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Cancer genetic counseling communication with low-income Chinese immigrants.

  • Author(s): Cheng, JKY
  • Guerra, C
  • Pasick, RJ
  • Schillinger, D
  • Luce, J
  • Joseph, G
  • et al.
Abstract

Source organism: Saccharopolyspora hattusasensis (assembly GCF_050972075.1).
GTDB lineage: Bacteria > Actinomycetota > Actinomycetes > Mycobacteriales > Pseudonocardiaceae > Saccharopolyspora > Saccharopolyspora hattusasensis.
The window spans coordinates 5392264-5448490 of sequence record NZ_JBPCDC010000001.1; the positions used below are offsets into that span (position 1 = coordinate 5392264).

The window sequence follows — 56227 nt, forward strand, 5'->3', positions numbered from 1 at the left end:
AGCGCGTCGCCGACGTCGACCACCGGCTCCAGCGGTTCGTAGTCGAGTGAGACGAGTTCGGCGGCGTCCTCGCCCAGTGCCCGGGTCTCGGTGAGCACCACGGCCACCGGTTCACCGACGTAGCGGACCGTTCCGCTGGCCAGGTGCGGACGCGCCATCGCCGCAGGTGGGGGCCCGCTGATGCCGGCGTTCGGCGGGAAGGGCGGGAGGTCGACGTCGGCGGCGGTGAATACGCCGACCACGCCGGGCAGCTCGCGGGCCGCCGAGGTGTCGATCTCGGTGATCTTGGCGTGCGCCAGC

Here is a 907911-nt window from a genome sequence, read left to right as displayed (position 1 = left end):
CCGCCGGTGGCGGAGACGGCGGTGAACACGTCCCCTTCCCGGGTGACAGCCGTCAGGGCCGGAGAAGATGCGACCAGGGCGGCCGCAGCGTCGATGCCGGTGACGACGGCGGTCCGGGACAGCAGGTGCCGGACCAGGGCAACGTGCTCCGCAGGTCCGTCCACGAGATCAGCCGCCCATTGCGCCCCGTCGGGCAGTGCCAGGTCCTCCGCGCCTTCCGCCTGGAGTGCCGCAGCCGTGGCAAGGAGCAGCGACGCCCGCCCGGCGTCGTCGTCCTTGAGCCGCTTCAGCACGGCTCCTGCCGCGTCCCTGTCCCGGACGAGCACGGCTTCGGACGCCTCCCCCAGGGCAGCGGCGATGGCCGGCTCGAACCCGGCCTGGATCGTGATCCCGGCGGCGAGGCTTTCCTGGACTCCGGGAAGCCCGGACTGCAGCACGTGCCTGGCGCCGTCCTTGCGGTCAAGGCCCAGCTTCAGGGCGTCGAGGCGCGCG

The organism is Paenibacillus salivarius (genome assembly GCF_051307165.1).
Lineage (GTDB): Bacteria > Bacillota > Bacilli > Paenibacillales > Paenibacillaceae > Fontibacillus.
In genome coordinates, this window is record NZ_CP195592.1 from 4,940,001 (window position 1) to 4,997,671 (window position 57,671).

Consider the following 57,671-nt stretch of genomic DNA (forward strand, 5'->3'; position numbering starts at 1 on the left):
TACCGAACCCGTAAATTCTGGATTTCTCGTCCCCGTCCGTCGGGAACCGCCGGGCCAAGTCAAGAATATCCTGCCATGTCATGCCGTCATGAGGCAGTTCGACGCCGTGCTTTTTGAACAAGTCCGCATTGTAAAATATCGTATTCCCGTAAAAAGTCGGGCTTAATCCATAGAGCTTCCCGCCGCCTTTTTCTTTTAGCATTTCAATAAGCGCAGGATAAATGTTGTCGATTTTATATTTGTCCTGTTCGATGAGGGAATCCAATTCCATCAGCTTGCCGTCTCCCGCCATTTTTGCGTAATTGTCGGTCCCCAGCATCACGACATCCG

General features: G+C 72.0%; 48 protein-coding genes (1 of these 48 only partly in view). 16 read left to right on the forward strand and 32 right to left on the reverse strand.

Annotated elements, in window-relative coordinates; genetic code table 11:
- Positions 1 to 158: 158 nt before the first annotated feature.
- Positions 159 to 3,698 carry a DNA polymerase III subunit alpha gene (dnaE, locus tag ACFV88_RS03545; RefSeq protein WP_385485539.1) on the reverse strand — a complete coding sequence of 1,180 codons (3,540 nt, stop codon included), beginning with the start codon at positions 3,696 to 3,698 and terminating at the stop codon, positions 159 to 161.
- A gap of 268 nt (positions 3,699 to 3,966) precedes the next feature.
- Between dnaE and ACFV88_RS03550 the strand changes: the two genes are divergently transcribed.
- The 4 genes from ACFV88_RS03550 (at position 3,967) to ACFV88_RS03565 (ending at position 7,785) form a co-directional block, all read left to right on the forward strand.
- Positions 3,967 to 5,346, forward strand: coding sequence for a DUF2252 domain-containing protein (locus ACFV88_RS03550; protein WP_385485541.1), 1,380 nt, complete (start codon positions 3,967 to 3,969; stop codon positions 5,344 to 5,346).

As genetics and genomics become part of mainstream medicine, these advances have the potential to either reduce or exacerbate health disparities. Relatively, little research has explored the quality of genetic counseling communication experienced by limited English proficiency patients, especially Chinese Americans. We observed and audio recorded genetic counseling appointments (n = 40) of low-income, limited English-proficient Chinese patients (n = 25) and conducted post-visit interviews (n = 17) using stimulated recall to examine patient understanding of the communication. Standard techniques based in grounded theory, including iterative data review and multiple coders, were used to analyze observation fieldnotes and interview transcripts and to identify these themes: (1) strong beliefs in environmental causes of cancer and skepticism about genetic causes, (2) willingness to undergo genetic testing despite skepticism of hereditary cause of cancer, (3) misunderstanding of key information needed to make informed decisions about testing and screening/prevention options, (4) variable quality of medical interpretation, and (5) selective family communication about cancer and genetic counseling and testing. Together, these themes describe substantial gaps in communication and identify the need for genetic counseling techniques and skills that enable counselors to communicate more effectively across language, literacy, and culture. Understanding the mechanisms of inheritance and the implications of genetic test results can be challenging for anyone, and it is exceptionally daunting for those who have limited English proficiency and/or low literacy. For Chinese immigrant patients to reap the full benefits of genetic counseling and testing, effective communication is essential. Research on interventions to improve communication is needed to ensure that disparities do not widen as genomic medicine reaches a more diverse population.

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